ESG 2022: ESG or greenwashing? – by MMA’s Melis Ertem

The MMA’s Melis Ertem explains how to tell the difference, and how to do it right

By Melis Ertem, regional director, Turkey and MENA, Mobile Marketing Association (MMA)

Environmental, social, governance. Three words that can strike fear in the hearts of responsible marketers everywhere. As the world moves to be more socially conscious – driven greatly by the transition of Gen Z-ers transitioning to adulthood and entering the workforce – companies are being pushed more and more on ESG. But what does it mean, and why does it matter to marketers? 

When we think of ESG, we often link it to the concept of greenwashing, and it’s easy to see why.

We can define ESG as: “Environmental, social, and governance practices used to guide and/or evaluate corporate principles, designed to promote ethical and responsible business practices.”

Greenwashing is: “Capitalising on the concept of environmentally positive products and business practices through false, misleading, or unsubstantiated claims in order to increase business exposure or sales under the guise of being environmentally sound.”

As marketers, it is easy to dismiss environmental impact, working conditions and corporate governance as issues for scientists, HR professionals and CEOs. But marketers act as brand guardians, and it’s all too easy for things to come crashing down with a false claim or mislabelled product, so how we communicate our company’s ESG efforts matter now, more than ever. We’ve seen a few too many cases of a brand making a bold claim, only to be torn apart in the press days later. 

When we consider the future of marketing, it’s pertinent to note Insider Intelligence’s prediction that Gen Z will soon become the largest cohort of consumers. And, according to First Insight, three-quarters of Gen Z consumers state that sustainability is more important to them than brand name when making purchase decisions. Born 1997-2012, this cohort is also reported to have low brand loyalty compared with other generations, with only 37 per cent of Gen Z considered to be ‘brand loyal’, being more likely to switch to a competitor if a brand is seen to break its promises.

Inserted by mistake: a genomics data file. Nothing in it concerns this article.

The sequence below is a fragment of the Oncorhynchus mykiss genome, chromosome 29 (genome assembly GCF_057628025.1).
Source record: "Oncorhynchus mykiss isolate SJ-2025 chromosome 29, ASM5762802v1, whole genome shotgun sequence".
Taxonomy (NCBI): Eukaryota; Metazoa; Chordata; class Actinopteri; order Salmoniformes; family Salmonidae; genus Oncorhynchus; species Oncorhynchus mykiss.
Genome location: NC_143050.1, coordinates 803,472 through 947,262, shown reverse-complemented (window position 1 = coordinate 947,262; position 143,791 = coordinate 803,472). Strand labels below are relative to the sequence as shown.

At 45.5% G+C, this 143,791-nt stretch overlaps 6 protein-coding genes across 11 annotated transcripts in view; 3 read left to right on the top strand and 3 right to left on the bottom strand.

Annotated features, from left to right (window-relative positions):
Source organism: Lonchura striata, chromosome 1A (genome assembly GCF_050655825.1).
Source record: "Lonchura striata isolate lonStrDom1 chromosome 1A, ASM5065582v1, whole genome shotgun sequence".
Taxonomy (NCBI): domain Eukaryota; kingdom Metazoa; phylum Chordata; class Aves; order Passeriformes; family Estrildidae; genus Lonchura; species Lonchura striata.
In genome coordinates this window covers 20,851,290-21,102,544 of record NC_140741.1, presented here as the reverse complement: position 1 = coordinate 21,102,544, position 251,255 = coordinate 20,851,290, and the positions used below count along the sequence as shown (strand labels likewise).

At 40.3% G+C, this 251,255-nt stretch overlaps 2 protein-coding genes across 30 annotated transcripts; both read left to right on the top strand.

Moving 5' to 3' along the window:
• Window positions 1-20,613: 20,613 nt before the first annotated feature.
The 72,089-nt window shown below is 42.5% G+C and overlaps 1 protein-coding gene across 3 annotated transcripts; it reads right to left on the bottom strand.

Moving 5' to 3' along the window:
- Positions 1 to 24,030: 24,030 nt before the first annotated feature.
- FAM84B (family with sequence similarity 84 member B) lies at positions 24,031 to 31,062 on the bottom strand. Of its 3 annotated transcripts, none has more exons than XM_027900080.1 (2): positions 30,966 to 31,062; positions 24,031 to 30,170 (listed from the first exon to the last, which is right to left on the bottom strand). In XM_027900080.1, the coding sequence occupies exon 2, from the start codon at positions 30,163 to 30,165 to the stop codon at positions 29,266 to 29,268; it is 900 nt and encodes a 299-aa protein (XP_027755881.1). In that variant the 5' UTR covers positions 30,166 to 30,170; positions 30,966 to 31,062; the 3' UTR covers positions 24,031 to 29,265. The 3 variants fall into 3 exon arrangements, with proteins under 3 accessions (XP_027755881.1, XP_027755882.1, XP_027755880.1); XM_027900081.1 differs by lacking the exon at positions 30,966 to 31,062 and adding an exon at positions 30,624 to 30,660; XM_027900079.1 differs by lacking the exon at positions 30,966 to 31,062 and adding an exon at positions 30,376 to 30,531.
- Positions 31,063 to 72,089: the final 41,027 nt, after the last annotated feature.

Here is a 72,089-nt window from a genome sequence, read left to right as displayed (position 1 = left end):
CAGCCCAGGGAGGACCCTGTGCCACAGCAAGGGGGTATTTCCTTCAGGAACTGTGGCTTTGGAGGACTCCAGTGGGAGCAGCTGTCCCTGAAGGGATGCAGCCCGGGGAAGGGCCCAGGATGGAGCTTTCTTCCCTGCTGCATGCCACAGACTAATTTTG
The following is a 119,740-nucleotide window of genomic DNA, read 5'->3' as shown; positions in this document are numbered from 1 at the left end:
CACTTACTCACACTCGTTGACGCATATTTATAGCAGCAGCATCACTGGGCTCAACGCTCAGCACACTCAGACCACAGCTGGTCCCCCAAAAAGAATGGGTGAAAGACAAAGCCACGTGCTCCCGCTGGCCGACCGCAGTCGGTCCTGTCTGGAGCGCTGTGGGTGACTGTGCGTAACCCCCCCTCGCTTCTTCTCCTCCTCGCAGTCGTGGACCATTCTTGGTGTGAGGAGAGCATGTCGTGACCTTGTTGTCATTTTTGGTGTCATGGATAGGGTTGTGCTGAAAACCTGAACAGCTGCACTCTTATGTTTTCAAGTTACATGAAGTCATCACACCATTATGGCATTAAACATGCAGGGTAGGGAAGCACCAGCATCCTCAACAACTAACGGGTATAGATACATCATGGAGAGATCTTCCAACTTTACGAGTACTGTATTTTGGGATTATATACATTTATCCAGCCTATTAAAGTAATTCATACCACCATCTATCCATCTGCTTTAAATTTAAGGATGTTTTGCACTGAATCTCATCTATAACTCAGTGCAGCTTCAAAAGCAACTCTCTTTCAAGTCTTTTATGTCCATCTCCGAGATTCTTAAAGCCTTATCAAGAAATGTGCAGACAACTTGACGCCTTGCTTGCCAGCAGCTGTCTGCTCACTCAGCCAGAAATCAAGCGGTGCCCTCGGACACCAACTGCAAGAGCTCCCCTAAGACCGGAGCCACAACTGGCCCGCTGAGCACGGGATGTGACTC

So, how, as marketers, can we protect our brands (and ourselves) from the backlash of a greenwashing claim? Before communicating ESG protocols to the public, challenge your colleagues and request data to back their claims. When crafting communication, use clear and concise language to avoid misinterpretation. 

If the business objective is to achieve gender equality by striving for a gender-balanced workplace – a social initiative currently being undertaken by MMA, where we seek to have 50 per cent female representation across all business touchpoints including on panels and at events – then put a measurable statistic against the claim that can be revisited and quantifiably measured to showcase progress and success. Where possible, get a third party to validate claims. 

Ensure that messaging, packaging, advertising and imagery aren’t misleading, and don’t let anything go live until you’re certain that it’s not misleading. HR can’t provide data to corroborate a social claim? Production doesn’t have a certificate to verify that the packaging is responsibly sourced? Management won’t share results of an audit? Deny their requests for marketing support. It’s not about being difficult, it’s about being better as a company, as individuals, and as a global community. 

Not only do we have a responsibility to act as custodians of the businesses we represent, but we have a responsibility to the public, too. Is there a wider job to be done with the mass implementation of government-imposed policies? Absolutely. But until then, it’s up to us marketers to challenge our brands and our teams to do better. To not allow false claims, to push business agendas to be more ESG-conscious. We sit at the intersection of companies and the public, and the buck needs to stop at us.